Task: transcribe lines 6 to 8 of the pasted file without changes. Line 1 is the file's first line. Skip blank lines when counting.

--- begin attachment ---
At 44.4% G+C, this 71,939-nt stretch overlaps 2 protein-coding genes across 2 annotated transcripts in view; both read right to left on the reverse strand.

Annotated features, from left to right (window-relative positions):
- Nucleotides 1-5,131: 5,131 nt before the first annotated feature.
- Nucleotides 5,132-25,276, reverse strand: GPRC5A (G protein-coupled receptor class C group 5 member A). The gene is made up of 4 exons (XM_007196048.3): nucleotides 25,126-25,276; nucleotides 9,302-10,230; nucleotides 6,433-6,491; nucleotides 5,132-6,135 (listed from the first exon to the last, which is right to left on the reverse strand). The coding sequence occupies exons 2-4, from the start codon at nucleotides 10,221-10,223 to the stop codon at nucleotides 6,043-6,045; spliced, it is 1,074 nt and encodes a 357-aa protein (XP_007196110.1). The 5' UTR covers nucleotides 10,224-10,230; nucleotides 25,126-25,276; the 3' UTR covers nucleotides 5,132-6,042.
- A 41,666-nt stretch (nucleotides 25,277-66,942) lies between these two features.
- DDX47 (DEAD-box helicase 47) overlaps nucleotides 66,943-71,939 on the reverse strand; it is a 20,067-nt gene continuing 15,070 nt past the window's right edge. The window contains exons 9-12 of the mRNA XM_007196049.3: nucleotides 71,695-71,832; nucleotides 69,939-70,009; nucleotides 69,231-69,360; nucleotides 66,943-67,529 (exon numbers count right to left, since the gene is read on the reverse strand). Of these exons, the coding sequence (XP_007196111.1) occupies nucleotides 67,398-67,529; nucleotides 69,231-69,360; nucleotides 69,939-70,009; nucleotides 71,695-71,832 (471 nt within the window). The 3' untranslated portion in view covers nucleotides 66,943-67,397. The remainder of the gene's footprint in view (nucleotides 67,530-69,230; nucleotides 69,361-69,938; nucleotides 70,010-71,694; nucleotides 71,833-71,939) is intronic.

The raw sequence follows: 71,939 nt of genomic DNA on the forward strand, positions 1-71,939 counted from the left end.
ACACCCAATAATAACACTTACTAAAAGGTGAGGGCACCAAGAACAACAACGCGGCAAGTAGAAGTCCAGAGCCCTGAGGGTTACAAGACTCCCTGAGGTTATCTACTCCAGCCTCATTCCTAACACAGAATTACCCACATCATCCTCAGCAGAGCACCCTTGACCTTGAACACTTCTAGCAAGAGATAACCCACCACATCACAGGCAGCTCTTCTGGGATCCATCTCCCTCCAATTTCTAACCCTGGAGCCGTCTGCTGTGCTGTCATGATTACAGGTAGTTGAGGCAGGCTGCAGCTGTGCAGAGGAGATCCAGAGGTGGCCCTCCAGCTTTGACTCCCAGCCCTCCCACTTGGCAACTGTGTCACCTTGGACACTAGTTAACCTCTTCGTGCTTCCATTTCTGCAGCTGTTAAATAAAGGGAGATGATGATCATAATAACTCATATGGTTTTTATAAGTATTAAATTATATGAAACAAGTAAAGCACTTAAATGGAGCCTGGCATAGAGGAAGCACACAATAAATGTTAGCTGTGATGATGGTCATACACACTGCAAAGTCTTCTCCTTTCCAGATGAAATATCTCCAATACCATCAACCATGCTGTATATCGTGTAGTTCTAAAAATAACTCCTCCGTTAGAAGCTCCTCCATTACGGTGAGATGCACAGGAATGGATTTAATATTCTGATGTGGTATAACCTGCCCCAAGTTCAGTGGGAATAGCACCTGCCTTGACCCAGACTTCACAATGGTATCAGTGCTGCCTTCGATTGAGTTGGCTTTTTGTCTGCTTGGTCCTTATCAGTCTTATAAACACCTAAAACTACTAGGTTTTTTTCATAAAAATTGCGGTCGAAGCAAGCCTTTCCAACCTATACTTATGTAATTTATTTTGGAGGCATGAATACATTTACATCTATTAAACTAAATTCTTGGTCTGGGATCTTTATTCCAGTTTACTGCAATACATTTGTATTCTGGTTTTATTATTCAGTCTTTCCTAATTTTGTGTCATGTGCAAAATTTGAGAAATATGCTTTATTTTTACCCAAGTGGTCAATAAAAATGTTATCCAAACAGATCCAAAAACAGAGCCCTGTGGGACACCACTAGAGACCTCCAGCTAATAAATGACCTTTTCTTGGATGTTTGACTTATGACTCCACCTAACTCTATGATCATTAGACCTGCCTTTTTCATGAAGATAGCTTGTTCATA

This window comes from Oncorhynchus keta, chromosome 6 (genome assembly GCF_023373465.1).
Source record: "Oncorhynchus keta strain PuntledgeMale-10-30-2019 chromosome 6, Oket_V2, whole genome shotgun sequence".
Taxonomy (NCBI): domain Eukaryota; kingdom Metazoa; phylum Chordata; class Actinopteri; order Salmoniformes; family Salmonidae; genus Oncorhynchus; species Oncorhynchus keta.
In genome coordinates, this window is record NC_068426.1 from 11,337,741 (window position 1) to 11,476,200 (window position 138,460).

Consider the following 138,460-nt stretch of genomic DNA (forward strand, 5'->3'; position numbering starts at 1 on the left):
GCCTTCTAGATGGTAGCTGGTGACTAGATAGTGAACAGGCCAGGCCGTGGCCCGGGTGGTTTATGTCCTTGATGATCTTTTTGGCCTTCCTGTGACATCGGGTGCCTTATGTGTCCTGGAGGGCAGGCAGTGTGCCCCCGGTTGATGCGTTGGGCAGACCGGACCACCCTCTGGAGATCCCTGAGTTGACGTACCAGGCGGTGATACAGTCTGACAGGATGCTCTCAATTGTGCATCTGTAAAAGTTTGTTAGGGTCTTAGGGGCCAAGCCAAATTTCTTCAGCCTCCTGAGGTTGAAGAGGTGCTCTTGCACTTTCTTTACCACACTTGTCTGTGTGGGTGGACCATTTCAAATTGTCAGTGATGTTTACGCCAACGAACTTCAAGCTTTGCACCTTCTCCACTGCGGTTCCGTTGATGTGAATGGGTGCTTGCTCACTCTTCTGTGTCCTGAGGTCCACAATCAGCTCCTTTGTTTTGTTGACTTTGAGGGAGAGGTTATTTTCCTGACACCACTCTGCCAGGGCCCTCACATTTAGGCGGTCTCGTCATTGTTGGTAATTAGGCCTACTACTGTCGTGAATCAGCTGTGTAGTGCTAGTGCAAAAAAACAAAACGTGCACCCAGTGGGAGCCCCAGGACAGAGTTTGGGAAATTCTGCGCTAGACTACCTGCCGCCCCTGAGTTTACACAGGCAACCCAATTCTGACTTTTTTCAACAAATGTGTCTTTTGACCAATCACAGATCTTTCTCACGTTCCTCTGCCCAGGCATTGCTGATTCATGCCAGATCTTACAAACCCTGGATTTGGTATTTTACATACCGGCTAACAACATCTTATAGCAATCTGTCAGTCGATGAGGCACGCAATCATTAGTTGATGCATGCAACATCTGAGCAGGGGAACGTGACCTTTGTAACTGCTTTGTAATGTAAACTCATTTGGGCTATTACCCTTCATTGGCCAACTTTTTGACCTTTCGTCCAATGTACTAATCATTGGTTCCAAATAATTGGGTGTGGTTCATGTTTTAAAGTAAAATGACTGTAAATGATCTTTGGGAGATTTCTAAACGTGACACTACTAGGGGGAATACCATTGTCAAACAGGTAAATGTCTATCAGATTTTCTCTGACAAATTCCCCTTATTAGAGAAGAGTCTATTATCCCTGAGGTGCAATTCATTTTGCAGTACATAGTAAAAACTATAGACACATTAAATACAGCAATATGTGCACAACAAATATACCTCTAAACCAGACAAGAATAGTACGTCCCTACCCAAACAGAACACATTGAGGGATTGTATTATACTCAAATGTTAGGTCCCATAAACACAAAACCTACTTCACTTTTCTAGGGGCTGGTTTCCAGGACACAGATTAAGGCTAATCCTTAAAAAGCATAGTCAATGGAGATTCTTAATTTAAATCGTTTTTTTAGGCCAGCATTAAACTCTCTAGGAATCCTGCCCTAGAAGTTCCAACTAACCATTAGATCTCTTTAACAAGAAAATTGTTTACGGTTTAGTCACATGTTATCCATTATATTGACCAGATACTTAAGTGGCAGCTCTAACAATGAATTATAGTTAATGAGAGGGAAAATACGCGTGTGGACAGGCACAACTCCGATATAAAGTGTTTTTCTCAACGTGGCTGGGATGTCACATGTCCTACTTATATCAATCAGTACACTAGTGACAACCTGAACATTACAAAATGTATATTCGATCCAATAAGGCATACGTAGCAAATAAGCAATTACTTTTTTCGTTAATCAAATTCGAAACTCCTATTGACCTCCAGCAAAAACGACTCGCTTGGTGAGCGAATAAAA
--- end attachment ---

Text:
- DDX47 (DEAD-box helicase 47) overlaps nucleotides 66,943-71,939 on the reverse strand; it is a 20,067-nt gene continuing 15,070 nt past the window's right edge. The window contains exons 9-12 of the mRNA XM_007196049.3: nucleotides 71,695-71,832; nucleotides 69,939-70,009; nucleotides 69,231-69,360; nucleotides 66,943-67,529 (exon numbers count right to left, since the gene is read on the reverse strand). Of these exons, the coding sequence (XP_007196111.1) occupies nucleotides 67,398-67,529; nucleotides 69,231-69,360; nucleotides 69,939-70,009; nucleotides 71,695-71,832 (471 nt within the window). The 3' untranslated portion in view covers nucleotides 66,943-67,397. The remainder of the gene's footprint in view (nucleotides 67,530-69,230; nucleotides 69,361-69,938; nucleotides 70,010-71,694; nucleotides 71,833-71,939) is intronic.

The raw sequence follows: 71,939 nt of genomic DNA on the forward strand, positions 1-71,939 counted from the left end.
ACACCCAATAATAACACTTACTAAAAGGTGAGGGCACCAAGAACAACAACGCGGCAAGTAGAAGTCCAGAGCCCTGAGGGTTACAAGACTCCCTGAGGTTATCTACTCCAGCCTCATTCCTAACACAGAATTACCCACATCATCCTCAGCAGAGCACCCTTGACCTTGAACACTTCTAGCAAGAGATAACCCACCACATCACAGGCAGCTCTTCTGGGATCCATCTCCCTCCAATTTCTAACCCTGGAGCCGTCTGCTGTGCTGTCATGATTACAGGTAGTTGAGGCAGGCTGCAGCTGTGCAGAGGAGATCCAGAGGTGGCCCTCCAGCTTTGACTCCCAGCCCTCCCACTTGGCAACTGTGTCACCTTGGACACTAGTTAACCTCTTCGTGCTTCCATTTCTGCAGCTGTTAAATAAAGGGAGATGATGATCATAATAACTCATATGGTTTTTATAAGTATTAAATTATATGAAACAAGTAAAGCACTTAAATGGAGCCTGGCATAGAGGAAGCACACAATAAATGTTAGCTGTGATGATGGTCATACACACTGCAAAGTCTTCTCCTTTCCAGATGAAATATCTCCAATACCATCAACCATGCTGTATATCGTGTAGTTCTAAAAATAACTCCTCCGTTAGAAGCTCCTCCATTACGGTGAGATGCACAGGAATGGATTTAATATTCTGATGTGGTATAACCTGCCCCAAGTTCAGTGGGAATAGCACCTGCCTTGACCCAGACTTCACAATGGTATCAGTGCTGCCTTCGATTGAGTTGGCTTTTTGTCTGCTTGGTCCTTATCAGTCTTATAAACACCTAAAACTACTAGGTTTTTTTCATAAAAATTGCGGTCGAAGCAAGCCTTTCCAACCTATACTTATGTAATTTATTTTGGAGGCATGAATACATTTACATCTATTAAACTAAATTCTTGGTCTGGGATCTTTATTCCAGTTTACTGCAATACATTTGTATTCTGGTTTTATTATTCAGTCTTTCCTAATTTTGTGTCATGTGCAAAATTTGAGAAATATGCTTTATTTTTACCCAAGTGGTCAATAAAAATGTTATCCAAACAGATCCAAAAACAGAGCCCTGTGGGACACCACTAGAGACCTCCAGCTAATAAATGACCTTTTCTTGGATGTTTGACTTATGACTCCACCTAACTCTATGATCATTAGACCTGCCTTTTTCATGAAGATAGCTTGTTCATA